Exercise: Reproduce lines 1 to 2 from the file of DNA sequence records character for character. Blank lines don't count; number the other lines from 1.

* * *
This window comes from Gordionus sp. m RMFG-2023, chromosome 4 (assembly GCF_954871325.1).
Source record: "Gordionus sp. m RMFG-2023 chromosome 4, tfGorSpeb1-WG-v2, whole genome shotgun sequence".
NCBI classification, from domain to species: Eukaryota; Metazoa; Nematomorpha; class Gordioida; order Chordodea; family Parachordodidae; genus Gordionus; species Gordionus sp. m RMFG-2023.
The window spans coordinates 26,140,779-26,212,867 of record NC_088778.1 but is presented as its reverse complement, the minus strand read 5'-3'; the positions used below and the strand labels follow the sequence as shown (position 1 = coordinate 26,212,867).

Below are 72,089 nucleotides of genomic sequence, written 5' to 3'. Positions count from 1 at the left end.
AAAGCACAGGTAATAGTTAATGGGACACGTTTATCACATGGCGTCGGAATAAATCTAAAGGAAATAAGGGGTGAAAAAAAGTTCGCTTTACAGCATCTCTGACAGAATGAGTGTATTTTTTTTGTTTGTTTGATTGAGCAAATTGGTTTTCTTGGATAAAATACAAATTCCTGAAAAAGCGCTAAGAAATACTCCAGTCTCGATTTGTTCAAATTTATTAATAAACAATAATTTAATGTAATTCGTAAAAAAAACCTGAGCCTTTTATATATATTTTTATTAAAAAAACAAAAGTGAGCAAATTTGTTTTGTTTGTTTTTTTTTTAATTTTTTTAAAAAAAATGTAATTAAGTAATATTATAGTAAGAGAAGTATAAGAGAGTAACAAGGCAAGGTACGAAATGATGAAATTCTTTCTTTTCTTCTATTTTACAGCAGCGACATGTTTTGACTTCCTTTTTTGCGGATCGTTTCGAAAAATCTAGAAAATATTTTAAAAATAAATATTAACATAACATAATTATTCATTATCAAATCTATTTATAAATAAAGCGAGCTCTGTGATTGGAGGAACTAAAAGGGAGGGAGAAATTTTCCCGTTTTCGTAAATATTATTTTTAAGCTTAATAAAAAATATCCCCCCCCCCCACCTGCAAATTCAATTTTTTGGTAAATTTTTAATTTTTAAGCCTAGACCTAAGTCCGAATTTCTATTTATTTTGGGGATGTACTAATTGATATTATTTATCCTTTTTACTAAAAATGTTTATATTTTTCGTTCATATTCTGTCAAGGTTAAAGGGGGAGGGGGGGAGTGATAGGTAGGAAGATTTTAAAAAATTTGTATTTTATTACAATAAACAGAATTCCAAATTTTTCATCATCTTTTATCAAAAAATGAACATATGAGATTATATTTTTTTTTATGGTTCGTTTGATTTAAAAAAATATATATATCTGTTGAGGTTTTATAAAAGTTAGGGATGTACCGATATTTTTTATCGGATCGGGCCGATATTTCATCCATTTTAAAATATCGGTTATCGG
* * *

This window comes from Gordionus sp. m RMFG-2023, chromosome 4 (assembly GCF_954871325.1).
Source record: "Gordionus sp. m RMFG-2023 chromosome 4, tfGorSpeb1-WG-v2, whole genome shotgun sequence".